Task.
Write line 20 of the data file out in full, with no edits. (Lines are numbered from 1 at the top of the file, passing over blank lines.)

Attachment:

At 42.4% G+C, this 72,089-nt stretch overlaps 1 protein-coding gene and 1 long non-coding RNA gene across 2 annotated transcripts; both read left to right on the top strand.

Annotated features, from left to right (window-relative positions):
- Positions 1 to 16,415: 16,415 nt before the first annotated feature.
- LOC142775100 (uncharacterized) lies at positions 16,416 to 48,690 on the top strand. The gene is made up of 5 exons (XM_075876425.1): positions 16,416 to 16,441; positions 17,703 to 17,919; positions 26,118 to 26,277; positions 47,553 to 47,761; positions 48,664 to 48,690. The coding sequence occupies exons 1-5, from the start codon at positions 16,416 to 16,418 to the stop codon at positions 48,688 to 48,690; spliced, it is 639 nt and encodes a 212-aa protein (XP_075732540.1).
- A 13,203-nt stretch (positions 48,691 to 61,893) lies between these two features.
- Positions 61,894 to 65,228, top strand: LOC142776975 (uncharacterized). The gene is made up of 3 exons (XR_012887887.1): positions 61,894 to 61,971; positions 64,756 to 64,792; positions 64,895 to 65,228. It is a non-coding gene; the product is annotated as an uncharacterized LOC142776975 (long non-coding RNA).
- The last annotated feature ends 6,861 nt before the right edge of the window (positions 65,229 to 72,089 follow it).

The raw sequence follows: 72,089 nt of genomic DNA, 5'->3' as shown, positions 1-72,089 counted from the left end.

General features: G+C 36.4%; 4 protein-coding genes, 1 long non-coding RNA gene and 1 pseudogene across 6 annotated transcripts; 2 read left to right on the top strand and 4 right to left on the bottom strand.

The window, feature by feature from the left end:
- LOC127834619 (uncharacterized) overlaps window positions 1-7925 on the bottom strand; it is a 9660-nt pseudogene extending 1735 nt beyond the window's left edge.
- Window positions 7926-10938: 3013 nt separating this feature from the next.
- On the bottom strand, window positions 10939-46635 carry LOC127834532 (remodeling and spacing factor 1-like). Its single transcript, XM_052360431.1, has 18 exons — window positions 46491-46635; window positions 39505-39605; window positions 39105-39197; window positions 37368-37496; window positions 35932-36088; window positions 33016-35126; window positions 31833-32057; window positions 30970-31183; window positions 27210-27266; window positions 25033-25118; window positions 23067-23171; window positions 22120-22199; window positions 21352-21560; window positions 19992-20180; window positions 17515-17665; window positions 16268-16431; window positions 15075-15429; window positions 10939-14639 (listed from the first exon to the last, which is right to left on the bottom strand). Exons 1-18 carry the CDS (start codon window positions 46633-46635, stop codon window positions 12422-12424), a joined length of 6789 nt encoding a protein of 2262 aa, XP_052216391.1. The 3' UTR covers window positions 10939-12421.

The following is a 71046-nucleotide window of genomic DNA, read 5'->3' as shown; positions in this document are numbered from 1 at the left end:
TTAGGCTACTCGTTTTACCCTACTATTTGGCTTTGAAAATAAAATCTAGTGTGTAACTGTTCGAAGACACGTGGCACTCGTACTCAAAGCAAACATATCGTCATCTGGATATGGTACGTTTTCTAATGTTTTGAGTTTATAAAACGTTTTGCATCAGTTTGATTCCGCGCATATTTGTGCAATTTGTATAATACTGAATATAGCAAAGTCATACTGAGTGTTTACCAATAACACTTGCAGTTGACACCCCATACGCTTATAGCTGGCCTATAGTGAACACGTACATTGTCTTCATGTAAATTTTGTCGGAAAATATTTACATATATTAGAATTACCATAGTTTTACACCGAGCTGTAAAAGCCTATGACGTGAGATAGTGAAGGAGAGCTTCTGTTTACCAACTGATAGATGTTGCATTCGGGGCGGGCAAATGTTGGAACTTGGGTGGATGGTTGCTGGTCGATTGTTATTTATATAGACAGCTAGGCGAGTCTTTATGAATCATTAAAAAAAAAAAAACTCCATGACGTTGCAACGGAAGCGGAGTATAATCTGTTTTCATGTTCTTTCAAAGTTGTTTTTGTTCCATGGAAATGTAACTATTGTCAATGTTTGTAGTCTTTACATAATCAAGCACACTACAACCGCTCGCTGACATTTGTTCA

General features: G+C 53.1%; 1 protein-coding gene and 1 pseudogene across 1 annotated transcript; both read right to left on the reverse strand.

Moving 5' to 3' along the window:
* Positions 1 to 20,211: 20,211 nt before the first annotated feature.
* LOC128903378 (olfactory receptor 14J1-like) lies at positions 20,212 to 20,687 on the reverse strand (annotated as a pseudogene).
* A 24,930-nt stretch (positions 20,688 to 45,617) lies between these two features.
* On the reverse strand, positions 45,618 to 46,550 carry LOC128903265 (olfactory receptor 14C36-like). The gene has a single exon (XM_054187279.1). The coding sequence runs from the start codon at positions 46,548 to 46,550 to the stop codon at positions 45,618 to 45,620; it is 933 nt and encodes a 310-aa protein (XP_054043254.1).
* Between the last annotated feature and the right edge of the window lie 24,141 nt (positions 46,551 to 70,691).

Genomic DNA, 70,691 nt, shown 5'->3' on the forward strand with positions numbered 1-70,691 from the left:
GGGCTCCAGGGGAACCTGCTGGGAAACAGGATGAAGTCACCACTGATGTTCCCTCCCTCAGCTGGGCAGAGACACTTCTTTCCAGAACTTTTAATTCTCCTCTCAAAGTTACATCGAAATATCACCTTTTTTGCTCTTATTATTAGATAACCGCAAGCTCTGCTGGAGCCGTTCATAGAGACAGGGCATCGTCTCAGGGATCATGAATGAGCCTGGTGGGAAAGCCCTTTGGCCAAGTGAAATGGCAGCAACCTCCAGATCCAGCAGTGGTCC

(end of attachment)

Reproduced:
* A 24,930-nt stretch (positions 20,688 to 45,617) lies between these two features.